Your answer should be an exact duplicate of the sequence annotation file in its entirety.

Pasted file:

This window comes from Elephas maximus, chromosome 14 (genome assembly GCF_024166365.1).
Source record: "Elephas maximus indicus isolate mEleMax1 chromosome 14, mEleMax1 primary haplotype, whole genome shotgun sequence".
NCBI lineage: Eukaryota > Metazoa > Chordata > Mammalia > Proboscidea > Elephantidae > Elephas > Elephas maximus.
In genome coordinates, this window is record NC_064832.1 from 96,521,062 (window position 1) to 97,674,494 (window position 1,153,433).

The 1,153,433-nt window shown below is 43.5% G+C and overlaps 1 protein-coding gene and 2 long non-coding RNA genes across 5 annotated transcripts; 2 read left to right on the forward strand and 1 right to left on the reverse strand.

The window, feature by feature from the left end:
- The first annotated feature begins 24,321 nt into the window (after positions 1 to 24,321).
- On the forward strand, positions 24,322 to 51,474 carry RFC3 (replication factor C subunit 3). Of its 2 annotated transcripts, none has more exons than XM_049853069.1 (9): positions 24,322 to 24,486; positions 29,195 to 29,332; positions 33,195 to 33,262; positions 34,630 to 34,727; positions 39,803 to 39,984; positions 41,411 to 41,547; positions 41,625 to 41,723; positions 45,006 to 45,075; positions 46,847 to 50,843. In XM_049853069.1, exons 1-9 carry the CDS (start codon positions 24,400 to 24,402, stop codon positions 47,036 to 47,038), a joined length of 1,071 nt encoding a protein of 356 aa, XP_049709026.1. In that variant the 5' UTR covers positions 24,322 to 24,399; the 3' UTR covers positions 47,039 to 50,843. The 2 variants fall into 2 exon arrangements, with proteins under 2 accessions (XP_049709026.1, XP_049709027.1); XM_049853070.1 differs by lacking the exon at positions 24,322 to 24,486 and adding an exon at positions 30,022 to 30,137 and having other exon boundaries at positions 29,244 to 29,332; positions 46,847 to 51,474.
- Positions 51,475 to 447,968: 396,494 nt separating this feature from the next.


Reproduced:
This window comes from Elephas maximus, chromosome 14 (genome assembly GCF_024166365.1).
Source record: "Elephas maximus indicus isolate mEleMax1 chromosome 14, mEleMax1 primary haplotype, whole genome shotgun sequence".
NCBI lineage: Eukaryota > Metazoa > Chordata > Mammalia > Proboscidea > Elephantidae > Elephas > Elephas maximus.
In genome coordinates, this window is record NC_064832.1 from 96,521,062 (window position 1) to 97,674,494 (window position 1,153,433).

The 1,153,433-nt window shown below is 43.5% G+C and overlaps 1 protein-coding gene and 2 long non-coding RNA genes across 5 annotated transcripts; 2 read left to right on the forward strand and 1 right to left on the reverse strand.

The window, feature by feature from the left end:
- The first annotated feature begins 24,321 nt into the window (after positions 1 to 24,321).
- On the forward strand, positions 24,322 to 51,474 carry RFC3 (replication factor C subunit 3). Of its 2 annotated transcripts, none has more exons than XM_049853069.1 (9): positions 24,322 to 24,486; positions 29,195 to 29,332; positions 33,195 to 33,262; positions 34,630 to 34,727; positions 39,803 to 39,984; positions 41,411 to 41,547; positions 41,625 to 41,723; positions 45,006 to 45,075; positions 46,847 to 50,843. In XM_049853069.1, exons 1-9 carry the CDS (start codon positions 24,400 to 24,402, stop codon positions 47,036 to 47,038), a joined length of 1,071 nt encoding a protein of 356 aa, XP_049709026.1. In that variant the 5' UTR covers positions 24,322 to 24,399; the 3' UTR covers positions 47,039 to 50,843. The 2 variants fall into 2 exon arrangements, with proteins under 2 accessions (XP_049709026.1, XP_049709027.1); XM_049853070.1 differs by lacking the exon at positions 24,322 to 24,486 and adding an exon at positions 30,022 to 30,137 and having other exon boundaries at positions 29,244 to 29,332; positions 46,847 to 51,474.
- Positions 51,475 to 447,968: 396,494 nt separating this feature from the next.